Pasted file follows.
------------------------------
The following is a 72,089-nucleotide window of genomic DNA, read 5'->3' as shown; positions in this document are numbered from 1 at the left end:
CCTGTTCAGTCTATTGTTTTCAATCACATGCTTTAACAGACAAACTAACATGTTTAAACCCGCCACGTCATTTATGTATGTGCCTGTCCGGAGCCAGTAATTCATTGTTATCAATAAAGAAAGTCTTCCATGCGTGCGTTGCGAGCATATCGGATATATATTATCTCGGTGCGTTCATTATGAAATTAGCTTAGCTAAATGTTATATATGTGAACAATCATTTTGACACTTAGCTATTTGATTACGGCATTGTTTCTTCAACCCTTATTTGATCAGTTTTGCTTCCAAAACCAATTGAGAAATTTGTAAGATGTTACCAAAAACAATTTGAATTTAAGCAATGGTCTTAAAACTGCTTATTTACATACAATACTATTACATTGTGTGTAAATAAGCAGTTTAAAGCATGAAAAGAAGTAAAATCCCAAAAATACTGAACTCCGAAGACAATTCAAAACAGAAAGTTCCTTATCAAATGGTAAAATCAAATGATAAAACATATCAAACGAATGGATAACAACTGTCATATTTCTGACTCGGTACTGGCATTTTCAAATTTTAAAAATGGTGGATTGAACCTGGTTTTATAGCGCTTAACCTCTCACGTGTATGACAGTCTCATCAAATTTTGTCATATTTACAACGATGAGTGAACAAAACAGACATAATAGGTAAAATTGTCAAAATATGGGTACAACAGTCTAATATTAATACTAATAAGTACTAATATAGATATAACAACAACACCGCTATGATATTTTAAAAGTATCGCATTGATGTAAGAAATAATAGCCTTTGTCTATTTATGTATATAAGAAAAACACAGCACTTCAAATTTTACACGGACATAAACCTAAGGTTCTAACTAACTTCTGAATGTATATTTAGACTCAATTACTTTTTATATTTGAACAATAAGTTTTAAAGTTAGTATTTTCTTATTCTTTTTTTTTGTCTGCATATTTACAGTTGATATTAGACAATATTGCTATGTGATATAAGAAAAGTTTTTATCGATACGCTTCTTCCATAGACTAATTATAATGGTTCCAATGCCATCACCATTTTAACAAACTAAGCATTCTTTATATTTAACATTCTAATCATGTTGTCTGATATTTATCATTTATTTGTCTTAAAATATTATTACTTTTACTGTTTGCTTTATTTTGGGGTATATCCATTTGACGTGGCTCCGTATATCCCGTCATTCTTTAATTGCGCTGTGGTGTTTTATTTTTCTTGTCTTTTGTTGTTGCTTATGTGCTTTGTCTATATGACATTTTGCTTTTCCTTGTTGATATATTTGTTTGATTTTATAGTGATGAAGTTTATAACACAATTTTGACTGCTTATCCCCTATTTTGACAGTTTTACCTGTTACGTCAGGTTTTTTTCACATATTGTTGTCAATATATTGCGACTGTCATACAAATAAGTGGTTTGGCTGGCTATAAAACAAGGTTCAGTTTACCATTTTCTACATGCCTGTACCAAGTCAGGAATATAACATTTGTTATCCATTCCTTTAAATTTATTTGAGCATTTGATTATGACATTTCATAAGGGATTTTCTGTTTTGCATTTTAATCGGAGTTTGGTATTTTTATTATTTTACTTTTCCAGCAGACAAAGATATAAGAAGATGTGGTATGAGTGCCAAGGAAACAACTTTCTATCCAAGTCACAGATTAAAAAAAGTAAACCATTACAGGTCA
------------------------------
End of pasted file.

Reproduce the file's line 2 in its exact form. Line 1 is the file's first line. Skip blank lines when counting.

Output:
CCTGTTCAGTCTATTGTTTTCAATCACATGCTTTAACAGACAAACTAACATGTTTAAACCCGCCACGTCATTTATGTATGTGCCTGTCCGGAGCCAGTAATTCATTGTTATCAATAAAGAAAGTCTTCCATGCGTGCGTTGCGAGCATATCGGATATATATTATCTCGGTGCGTTCATTATGAAATTAGCTTAGCTAAATGTTATATATGTGAACAATCATTTTGACACTTAGCTATTTGATTACGGCATTGTTTCTTCAACCCTTATTTGATCAGTTTTGCTTCCAAAACCAATTGAGAAATTTGTAAGATGTTACCAAAAACAATTTGAATTTAAGCAATGGTCTTAAAACTGCTTATTTACATACAATACTATTACATTGTGTGTAAATAAGCAGTTTAAAGCATGAAAAGAAGTAAAATCCCAAAAATACTGAACTCCGAAGACAATTCAAAACAGAAAGTTCCTTATCAAATGGTAAAATCAAATGATAAAACATATCAAACGAATGGATAACAACTGTCATATTTCTGACTCGGTACTGGCATTTTCAAATTTTAAAAATGGTGGATTGAACCTGGTTTTATAGCGCTTAACCTCTCACGTGTATGACAGTCTCATCAAATTTTGTCATATTTACAACGATGAGTGAACAAAACAGACATAATAGGTAAAATTGTCAAAATATGGGTACAACAGTCTAATATTAATACTAATAAGTACTAATATAGATATAACAACAACACCGCTATGATATTTTAAAAGTATCGCATTGATGTAAGAAATAATAGCCTTTGTCTATTTATGTATATAAGAAAAACACAGCACTTCAAATTTTACACGGACATAAACCTAAGGTTCTAACTAACTTCTGAATGTATATTTAGACTCAATTACTTTTTATATTTGAACAATAAGTTTTAAAGTTAGTATTTTCTTATTCTTTTTTTTTGTCTGCATATTTACAGTTGATATTAGACAATATTGCTATGTGATATAAGAAAAGTTTTTATCGATACGCTTCTTCCATAGACTAATTATAATGGTTCCAATGCCATCACCATTTTAACAAACTAAGCATTCTTTATATTTAACATTCTAATCATGTTGTCTGATATTTATCATTTATTTGTCTTAAAATATTATTACTTTTACTGTTTGCTTTATTTTGGGGTATATCCATTTGACGTGGCTCCGTATATCCCGTCATTCTTTAATTGCGCTGTGGTGTTTTATTTTTCTTGTCTTTTGTTGTTGCTTATGTGCTTTGTCTATATGACATTTTGCTTTTCCTTGTTGATATATTTGTTTGATTTTATAGTGATGAAGTTTATAACACAATTTTGACTGCTTATCCCCTATTTTGACAGTTTTACCTGTTACGTCAGGTTTTTTTCACATATTGTTGTCAATATATTGCGACTGTCATACAAATAAGTGGTTTGGCTGGCTATAAAACAAGGTTCAGTTTACCATTTTCTACATGCCTGTACCAAGTCAGGAATATAACATTTGTTATCCATTCCTTTAAATTTATTTGAGCATTTGATTATGACATTTCATAAGGGATTTTCTGTTTTGCATTTTAATCGGAGTTTGGTATTTTTATTATTTTACTTTTCCAGCAGACAAAGATATAAGAAGATGTGGTATGAGTGCCAAGGAAACAACTTTCTATCCAAGTCACAGATTAAAAAAAGTAAACCATTACAGGTCA